Strawberries and the Power of ONE

Strawberries and the Power of ONE

So why am I coming at you from the ground?

I’m sitting on the ground inside my berry patch. Um, so why am I down here? I’ll show you.
During the height of the pandemic. I bought 40 – and I repeat 40 -strawberry plants. They were bare root strawberry plants and let’s be realistic, only one of them survived! One.
Now I have two 12-foot long sections of my garden that are two feet wide full of strawberries from ONE plant that survived.
Am I the best strawberry gardener? No, evidently I couldn’t keep 40 plants alive, and they were bare roots, strawberry plants, but one survived.
And now I’ve got a plethora of strawberries, to the point that I actually shared them with other people. So what does that have to do with sustainability and Beyond TP and Milk?
Handful of delicious red strawberries
Well, here it is. What I’ve done now with my strawberries is I thinned them out and I’ve now separated them into two full garden beds from ONE plant.
I let the ONE plant take over last year, send runners out everywhere. It looked like a hot disaster nodule in this spring when everything was still like, just waking up, and pretty cold. My husband and I spent an entire day breaking up this bed that was full of strawberries.
So the strawberries are an amazing source of just awesomeness for us and our family. Our kids love them. We love them. And you know, we’re not gonna probably jam as much or do any of those kinds of things with it, but we do eat them like crazy.
What makes this sustainable isn’t necessarily that I have lots and lots of strawberries and strawberry plants from one plant.  What makes us sustainable is that I was able to then share this with other people. I had so many strawberry plants when we spread them apart that I was able to give them to two other families who now have deck boxes and put them in their garden at their house.

And that ONE plant will become even more prolific and in sustainability and looking at just the reality of how our environment and how the political scene is, and how everything is going on with our economy, we need to start really thinking about ​the people around us.

Now, mind you, I live in a community with a lot of people who are much older than me.​ ​So instead of trying to ​barter with them, what we have done is just built-in goodwill.​ We give away a good portion of our produce that we don’t eat?

We save, we store it. We do all the things that we need for our family for full sustainability for our household.But​ ​we also share our bounty and we share our wealth and our abundance and in doing so, we’ve gotten it back 10 fold in just the three years of living here.

So when you think about sustainability and you think about everything with the pandemic and things like that, and you hear the term ​’​prepper​’​ and homesteader​, think of it​ n​ot necessarily in those context​s. ​Think of it more as you’re building community, when you start really stepping outside of your box and you realize, okay, I want a sense of preparedness.​ ​I want a sense of being safe.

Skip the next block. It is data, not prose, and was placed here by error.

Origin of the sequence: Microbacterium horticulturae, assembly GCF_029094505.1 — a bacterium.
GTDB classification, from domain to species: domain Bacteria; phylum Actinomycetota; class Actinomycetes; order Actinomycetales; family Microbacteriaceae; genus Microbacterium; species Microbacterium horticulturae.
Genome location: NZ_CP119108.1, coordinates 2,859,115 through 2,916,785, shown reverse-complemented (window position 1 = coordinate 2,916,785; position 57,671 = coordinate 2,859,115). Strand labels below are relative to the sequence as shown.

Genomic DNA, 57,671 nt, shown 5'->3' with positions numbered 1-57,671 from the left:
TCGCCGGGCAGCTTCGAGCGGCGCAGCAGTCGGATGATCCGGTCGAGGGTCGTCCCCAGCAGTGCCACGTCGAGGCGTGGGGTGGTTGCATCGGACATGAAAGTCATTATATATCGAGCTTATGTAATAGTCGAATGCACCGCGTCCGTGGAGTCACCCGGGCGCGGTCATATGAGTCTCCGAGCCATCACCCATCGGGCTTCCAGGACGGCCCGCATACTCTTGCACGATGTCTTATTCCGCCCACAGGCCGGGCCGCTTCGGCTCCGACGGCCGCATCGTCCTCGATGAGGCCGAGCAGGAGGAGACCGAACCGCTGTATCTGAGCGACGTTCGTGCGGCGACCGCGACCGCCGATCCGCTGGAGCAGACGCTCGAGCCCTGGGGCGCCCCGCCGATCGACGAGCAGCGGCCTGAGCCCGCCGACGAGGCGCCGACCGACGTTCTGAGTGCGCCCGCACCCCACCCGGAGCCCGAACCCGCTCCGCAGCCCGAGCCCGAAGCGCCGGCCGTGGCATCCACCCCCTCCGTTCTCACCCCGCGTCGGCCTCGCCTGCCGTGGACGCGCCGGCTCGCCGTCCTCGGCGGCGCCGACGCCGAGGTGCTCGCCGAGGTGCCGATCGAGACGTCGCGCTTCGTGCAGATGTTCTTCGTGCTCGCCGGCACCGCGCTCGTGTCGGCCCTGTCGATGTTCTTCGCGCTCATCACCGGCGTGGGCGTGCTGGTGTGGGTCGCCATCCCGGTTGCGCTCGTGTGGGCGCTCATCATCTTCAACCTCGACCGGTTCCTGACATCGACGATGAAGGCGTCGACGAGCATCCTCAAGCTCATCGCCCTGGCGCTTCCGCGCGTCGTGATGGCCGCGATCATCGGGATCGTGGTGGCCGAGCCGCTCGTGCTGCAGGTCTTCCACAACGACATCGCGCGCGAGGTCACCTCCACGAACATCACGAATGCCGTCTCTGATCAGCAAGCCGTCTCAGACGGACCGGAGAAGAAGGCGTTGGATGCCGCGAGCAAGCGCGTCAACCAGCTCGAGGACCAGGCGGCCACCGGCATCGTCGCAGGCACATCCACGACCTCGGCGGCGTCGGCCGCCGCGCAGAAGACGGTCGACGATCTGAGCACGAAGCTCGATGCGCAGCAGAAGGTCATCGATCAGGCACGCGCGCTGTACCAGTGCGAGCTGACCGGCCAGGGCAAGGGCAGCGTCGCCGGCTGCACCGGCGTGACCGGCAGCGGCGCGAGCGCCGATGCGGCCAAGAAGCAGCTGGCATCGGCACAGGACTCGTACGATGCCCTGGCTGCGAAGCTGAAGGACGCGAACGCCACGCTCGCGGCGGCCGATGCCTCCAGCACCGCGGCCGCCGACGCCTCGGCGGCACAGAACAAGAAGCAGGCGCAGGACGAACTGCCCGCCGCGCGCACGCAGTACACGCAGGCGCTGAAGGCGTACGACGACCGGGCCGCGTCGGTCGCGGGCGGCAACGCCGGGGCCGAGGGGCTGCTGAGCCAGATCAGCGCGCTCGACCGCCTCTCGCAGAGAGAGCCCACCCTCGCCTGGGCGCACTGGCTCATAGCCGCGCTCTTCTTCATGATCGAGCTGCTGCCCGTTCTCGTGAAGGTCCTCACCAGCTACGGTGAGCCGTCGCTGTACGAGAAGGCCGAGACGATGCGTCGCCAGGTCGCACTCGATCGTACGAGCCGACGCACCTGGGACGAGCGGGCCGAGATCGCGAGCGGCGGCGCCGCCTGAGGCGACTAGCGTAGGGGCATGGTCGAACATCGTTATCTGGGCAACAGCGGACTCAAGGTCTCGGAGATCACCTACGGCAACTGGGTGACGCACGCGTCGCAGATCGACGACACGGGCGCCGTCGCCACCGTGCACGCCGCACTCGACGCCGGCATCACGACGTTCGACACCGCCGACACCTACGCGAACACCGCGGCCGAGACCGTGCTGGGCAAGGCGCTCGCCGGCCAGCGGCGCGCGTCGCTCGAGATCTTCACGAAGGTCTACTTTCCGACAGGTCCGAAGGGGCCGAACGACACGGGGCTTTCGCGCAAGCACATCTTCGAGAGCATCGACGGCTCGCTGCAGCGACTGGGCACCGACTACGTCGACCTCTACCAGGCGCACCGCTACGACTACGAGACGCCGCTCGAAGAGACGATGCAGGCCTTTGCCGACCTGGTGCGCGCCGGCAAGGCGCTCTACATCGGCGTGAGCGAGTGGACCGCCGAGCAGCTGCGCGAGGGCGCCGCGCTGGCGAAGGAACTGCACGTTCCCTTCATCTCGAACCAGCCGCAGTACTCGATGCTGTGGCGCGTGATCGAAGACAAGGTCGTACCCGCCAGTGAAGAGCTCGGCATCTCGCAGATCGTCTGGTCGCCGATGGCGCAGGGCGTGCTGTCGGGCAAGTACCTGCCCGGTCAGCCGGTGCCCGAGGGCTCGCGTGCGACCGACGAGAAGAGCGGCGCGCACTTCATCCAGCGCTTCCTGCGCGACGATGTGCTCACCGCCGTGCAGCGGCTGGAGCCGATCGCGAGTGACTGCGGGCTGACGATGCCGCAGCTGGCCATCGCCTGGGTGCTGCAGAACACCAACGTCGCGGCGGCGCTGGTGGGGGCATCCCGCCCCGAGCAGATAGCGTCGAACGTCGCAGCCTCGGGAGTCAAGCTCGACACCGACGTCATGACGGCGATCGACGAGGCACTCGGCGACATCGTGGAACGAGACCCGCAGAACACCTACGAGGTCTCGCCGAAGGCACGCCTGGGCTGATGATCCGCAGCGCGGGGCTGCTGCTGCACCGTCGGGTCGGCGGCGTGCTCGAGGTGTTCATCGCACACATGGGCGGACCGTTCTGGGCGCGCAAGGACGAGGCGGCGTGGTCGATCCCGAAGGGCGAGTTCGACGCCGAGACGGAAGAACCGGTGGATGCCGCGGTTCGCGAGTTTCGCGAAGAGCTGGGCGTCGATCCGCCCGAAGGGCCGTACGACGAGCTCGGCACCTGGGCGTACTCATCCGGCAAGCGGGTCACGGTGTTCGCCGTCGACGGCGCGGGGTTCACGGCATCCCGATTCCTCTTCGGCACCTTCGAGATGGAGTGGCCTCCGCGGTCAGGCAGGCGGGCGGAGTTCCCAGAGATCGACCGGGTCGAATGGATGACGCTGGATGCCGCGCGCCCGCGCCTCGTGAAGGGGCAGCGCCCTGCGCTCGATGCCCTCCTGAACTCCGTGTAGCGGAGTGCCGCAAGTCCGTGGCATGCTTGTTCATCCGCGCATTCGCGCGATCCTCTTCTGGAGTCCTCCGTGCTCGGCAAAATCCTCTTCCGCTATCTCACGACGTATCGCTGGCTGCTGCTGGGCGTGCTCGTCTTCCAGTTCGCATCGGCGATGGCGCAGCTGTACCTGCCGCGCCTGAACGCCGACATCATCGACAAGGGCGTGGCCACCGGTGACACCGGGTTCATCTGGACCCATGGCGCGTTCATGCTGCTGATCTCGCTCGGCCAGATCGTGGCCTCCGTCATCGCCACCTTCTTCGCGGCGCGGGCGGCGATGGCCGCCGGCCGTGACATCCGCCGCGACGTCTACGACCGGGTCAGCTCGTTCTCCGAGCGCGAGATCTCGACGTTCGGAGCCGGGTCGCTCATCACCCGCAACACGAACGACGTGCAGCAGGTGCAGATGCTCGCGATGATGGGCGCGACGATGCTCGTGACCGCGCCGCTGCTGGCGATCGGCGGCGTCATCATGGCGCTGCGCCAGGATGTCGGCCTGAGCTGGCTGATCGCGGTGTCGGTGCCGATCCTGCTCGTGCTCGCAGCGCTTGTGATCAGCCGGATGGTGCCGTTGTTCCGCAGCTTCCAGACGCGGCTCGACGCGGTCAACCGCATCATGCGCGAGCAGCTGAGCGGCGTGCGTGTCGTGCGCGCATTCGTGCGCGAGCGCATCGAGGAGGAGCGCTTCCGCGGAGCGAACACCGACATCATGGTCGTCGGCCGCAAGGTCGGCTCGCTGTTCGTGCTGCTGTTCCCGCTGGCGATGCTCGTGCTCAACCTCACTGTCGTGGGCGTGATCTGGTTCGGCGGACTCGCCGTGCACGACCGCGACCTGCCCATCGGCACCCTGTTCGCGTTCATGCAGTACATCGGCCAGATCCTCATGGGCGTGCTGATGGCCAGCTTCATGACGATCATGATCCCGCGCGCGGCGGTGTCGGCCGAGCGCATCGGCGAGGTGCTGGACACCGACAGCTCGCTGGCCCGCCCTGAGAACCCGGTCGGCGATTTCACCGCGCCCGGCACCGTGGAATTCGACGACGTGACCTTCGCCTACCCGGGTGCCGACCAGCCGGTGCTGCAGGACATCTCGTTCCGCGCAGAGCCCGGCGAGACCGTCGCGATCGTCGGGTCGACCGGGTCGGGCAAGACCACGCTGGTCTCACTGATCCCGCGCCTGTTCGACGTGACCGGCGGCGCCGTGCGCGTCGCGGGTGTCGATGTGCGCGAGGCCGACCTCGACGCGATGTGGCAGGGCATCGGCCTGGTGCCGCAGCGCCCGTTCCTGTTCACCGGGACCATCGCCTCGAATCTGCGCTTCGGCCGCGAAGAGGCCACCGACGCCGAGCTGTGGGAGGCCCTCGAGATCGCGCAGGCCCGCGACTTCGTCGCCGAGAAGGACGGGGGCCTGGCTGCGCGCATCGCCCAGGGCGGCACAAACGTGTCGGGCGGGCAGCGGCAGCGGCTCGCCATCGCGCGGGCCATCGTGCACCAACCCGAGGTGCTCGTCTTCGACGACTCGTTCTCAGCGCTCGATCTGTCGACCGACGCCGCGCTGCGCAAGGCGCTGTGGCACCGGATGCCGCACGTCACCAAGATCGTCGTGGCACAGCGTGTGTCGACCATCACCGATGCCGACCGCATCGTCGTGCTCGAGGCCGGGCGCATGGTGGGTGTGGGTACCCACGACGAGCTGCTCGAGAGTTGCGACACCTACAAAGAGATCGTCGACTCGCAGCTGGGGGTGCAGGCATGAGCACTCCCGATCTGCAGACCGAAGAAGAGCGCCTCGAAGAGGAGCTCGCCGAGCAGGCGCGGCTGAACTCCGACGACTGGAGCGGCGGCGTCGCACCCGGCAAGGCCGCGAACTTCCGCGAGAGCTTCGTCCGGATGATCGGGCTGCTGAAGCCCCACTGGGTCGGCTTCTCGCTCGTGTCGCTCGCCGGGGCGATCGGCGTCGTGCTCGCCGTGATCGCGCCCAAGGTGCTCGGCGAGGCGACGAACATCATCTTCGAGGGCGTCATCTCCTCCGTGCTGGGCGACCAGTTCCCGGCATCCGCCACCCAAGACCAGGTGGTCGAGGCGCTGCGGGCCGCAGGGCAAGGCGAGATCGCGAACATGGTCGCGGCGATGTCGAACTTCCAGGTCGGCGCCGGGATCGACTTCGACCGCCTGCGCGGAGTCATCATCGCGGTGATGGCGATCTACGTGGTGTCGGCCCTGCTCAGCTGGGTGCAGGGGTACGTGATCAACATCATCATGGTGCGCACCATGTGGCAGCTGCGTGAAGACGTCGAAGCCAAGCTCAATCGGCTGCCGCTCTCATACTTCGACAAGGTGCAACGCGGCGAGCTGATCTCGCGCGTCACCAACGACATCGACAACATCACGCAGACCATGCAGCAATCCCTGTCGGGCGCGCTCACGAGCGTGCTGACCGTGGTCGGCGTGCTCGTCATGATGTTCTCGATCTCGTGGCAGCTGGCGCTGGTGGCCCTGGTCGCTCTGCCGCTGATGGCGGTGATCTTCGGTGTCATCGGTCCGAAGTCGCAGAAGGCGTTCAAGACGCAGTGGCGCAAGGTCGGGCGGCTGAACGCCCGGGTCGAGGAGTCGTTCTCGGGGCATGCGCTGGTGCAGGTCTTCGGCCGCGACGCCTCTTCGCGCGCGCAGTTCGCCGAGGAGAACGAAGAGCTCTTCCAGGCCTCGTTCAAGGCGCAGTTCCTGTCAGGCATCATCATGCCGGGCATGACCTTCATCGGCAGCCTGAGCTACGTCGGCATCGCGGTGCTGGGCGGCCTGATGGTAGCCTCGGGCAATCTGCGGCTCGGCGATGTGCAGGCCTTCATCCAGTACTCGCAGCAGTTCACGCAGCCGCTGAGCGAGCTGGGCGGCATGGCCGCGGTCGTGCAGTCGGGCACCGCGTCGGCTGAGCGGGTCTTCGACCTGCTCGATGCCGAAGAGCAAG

You can’t do everything for yourself. You can try​, but you’re going to​ burnout​. ​But if you build a community of people around you that you support and that support you tenfold, you’ve got a wealth of abundance that you never even knew you had.
And I can say that ​hands down from truthful experiences, just living here in my own neighborhood and sharing eggs with people.
And my husband was at work before the pandemic even happened. And our pipe burst. And I didn’t know where the shutoff valve was in our house, but I knew my neighbors did because they had been in our house before​ ​we had even owned it.
So I sent my kids to get my neighbor. He came over and helped me find the shut-off valve. ​He actually started helping us with the piping, not because he had to, but because he was kind and what we were able to do then was just get brand new pipe and fix it​. And all was good in the world.

But all that came from saying​ hello

…and giving a smile and a dozen eggs that I had an abundance of that anyway, at the time.
So when you think about sustainability, don’t just think about what you can do. Think about what you can do to maximize yourself through your community. And you’ll be surprised at what you’ll get. It’s just like my strawberries. ​ONE little strawberry​ became​ this whole garden.
Enjoy yourself. Bye-bye.
Between us, we have over 100-years of experience and Sam’s only 39! If you enjoy our life hacks and simple common sense approaches to sustainability and everyday life, please spread the word.